Date   

Re: Placards - anyone make decals sets for steam era?

Tim O'Connor
 


Microscale 87-975 - I think the artwork, or at least the data, was provided by Richard Hendrickson
I did this car as an explosives load about 25 years ago... for a defunct club


On 4/28/2022 9:31 AM, Charlie Duckworth wrote:

I was looking through some photos yesterday and was wondering if anyone offered steam era placards; a google search shows a hazmat placard set for modern cards but nothing from our era. Here’s just a couple examples.   If anyone gets concerned about a bad paint job or messed up decal just look at the MP SS boxcar and figure it’s prototypical   


--
Charlie Duckworth 
Omaha, Ne.

Attachments:



--
Tim O'Connor
Sterling, Massachusetts


Re: Placards - anyone make decals sets for steam era?

Eric Hansmann
 

Those are cool examples, Charlie. I suspect the crew had fun with the C&O car that has the Explosives placard.

 

I created a set using publishing software. It’s only a partial page as the HO scale versions are pretty small.

 

I used collected placard images scaled down to HO size. I also create my own using text and san-serif fonts. Those turn out better as the lettering is sharper.

 

I also have a few lines for route cards. I keep these simple using numbers and letters. Tony Thompson’s placard and route card blog posts inspired the work. Here’s the link for the placard search results on his blog. You can click on the Sort By Date link after this opens.

http://modelingthesp.blogspot.com/search?q=placard

 

I added cut lines on both sets of the cards to ease trimming. I’ve printed the file on buff color paper and also onto newsprint and add these to occasional freight cars.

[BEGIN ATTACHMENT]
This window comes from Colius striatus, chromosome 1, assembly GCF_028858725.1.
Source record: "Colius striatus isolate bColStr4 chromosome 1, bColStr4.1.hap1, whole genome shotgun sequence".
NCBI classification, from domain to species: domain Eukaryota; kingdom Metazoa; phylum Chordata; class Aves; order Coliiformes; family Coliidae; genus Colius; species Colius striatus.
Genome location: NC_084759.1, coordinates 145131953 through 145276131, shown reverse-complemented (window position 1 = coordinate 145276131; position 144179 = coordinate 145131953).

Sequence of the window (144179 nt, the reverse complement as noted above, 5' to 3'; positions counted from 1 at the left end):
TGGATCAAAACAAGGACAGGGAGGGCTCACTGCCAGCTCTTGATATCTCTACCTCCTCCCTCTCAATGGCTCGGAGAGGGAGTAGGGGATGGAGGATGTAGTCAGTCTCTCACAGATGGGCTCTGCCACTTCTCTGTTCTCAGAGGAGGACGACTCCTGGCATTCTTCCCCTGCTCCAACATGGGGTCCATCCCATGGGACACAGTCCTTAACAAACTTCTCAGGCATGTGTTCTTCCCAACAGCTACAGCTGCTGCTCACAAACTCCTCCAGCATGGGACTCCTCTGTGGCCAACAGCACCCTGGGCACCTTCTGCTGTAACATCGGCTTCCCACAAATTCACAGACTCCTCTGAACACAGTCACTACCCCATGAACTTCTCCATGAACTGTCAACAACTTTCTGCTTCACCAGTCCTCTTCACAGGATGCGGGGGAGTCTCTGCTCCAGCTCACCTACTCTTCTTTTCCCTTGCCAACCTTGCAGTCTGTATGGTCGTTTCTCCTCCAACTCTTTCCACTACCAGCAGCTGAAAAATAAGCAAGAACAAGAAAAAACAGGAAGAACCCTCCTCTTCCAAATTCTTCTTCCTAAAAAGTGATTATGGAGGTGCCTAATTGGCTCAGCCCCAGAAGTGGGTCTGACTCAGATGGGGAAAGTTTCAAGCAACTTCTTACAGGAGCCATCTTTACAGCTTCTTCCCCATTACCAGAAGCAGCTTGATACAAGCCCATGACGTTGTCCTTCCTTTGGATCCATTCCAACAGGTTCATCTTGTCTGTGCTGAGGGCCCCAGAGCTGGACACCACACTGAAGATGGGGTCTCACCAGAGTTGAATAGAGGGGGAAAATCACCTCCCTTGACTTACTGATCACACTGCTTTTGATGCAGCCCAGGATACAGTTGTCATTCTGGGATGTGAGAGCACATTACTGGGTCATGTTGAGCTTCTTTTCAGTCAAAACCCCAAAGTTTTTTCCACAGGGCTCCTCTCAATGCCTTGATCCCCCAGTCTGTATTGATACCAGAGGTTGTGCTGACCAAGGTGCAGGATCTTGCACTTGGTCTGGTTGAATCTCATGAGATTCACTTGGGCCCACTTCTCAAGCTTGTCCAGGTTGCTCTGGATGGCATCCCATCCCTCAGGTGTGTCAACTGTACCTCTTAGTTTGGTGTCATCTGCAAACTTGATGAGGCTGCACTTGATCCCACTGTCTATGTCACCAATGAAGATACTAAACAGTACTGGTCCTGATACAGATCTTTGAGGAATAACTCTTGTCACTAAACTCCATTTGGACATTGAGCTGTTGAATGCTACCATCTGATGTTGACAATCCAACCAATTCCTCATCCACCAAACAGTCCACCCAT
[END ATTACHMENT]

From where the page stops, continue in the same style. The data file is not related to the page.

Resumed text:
I add the remnants of placard and route cards more frequently. I make these from a narrow, six scale inch wide strip of newsprint or buff color paper. I slice angles and slivers of material to place onto a small dot of canopy glue on the car side. Many of my box cars are wood sheathed, so remnants can be all over the place. Here’s a blog post that points out some of these items on prototype cars.

http://designbuildop.hansmanns.org/2018/09/14/weathering-ideas/

 

 

Eric Hansmann

Murfreesboro, TN

 

 

 

 

From: main@RealSTMFC.groups.io <main@RealSTMFC.groups.io> On Behalf Of Charlie Duckworth
Sent: Thursday, April 28, 2022 8:31 AM
To: main@RealSTMFC.groups.io
Subject: [RealSTMFC] Placards - anyone make decals sets for steam era?

 

I was looking through some photos yesterday and was wondering if anyone offered steam era placards; a google search shows a hazmat placard set for modern cards but nothing from our era. Here’s just a couple examples.   If anyone gets concerned about a bad paint job or messed up decal just look at the MP SS boxcar and figure it’s prototypical